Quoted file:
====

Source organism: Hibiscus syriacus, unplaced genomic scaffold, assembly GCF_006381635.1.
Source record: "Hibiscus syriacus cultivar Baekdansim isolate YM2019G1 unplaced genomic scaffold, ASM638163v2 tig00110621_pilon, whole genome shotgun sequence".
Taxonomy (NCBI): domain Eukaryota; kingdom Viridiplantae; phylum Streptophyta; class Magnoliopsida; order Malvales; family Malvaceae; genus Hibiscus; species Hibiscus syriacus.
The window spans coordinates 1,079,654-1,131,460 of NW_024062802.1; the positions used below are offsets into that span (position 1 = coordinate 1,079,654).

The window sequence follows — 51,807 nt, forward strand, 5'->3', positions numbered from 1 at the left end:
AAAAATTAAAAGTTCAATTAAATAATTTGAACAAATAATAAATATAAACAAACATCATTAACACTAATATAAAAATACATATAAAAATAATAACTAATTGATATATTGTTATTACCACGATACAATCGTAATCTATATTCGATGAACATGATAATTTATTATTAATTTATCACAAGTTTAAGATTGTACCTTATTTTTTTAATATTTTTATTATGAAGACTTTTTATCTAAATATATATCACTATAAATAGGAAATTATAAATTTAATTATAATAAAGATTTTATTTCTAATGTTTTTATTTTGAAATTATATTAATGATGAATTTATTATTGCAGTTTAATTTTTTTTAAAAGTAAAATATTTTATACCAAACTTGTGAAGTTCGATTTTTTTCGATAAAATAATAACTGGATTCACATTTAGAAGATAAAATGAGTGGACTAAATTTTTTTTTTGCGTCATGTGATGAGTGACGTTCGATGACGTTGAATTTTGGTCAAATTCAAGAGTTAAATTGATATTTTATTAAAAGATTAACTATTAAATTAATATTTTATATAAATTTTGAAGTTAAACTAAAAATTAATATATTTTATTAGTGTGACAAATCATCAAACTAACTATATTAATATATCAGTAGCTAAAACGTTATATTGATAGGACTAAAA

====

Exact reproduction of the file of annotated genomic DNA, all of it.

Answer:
Source organism: Hibiscus syriacus, unplaced genomic scaffold, assembly GCF_006381635.1.
Source record: "Hibiscus syriacus cultivar Baekdansim isolate YM2019G1 unplaced genomic scaffold, ASM638163v2 tig00110621_pilon, whole genome shotgun sequence".
Taxonomy (NCBI): domain Eukaryota; kingdom Viridiplantae; phylum Streptophyta; class Magnoliopsida; order Malvales; family Malvaceae; genus Hibiscus; species Hibiscus syriacus.
The window spans coordinates 1,079,654-1,131,460 of NW_024062802.1; the positions used below are offsets into that span (position 1 = coordinate 1,079,654).

The window sequence follows — 51,807 nt, forward strand, 5'->3', positions numbered from 1 at the left end:
AAAAATTAAAAGTTCAATTAAATAATTTGAACAAATAATAAATATAAACAAACATCATTAACACTAATATAAAAATACATATAAAAATAATAACTAATTGATATATTGTTATTACCACGATACAATCGTAATCTATATTCGATGAACATGATAATTTATTATTAATTTATCACAAGTTTAAGATTGTACCTTATTTTTTTAATATTTTTATTATGAAGACTTTTTATCTAAATATATATCACTATAAATAGGAAATTATAAATTTAATTATAATAAAGATTTTATTTCTAATGTTTTTATTTTGAAATTATATTAATGATGAATTTATTATTGCAGTTTAATTTTTTTTAAAAGTAAAATATTTTATACCAAACTTGTGAAGTTCGATTTTTTTCGATAAAATAATAACTGGATTCACATTTAGAAGATAAAATGAGTGGACTAAATTTTTTTTTTGCGTCATGTGATGAGTGACGTTCGATGACGTTGAATTTTGGTCAAATTCAAGAGTTAAATTGATATTTTATTAAAAGATTAACTATTAAATTAATATTTTATATAAATTTTGAAGTTAAACTAAAAATTAATATATTTTATTAGTGTGACAAATCATCAAACTAACTATATTAATATATCAGTAGCTAAAACGTTATATTGATAGGACTAAAA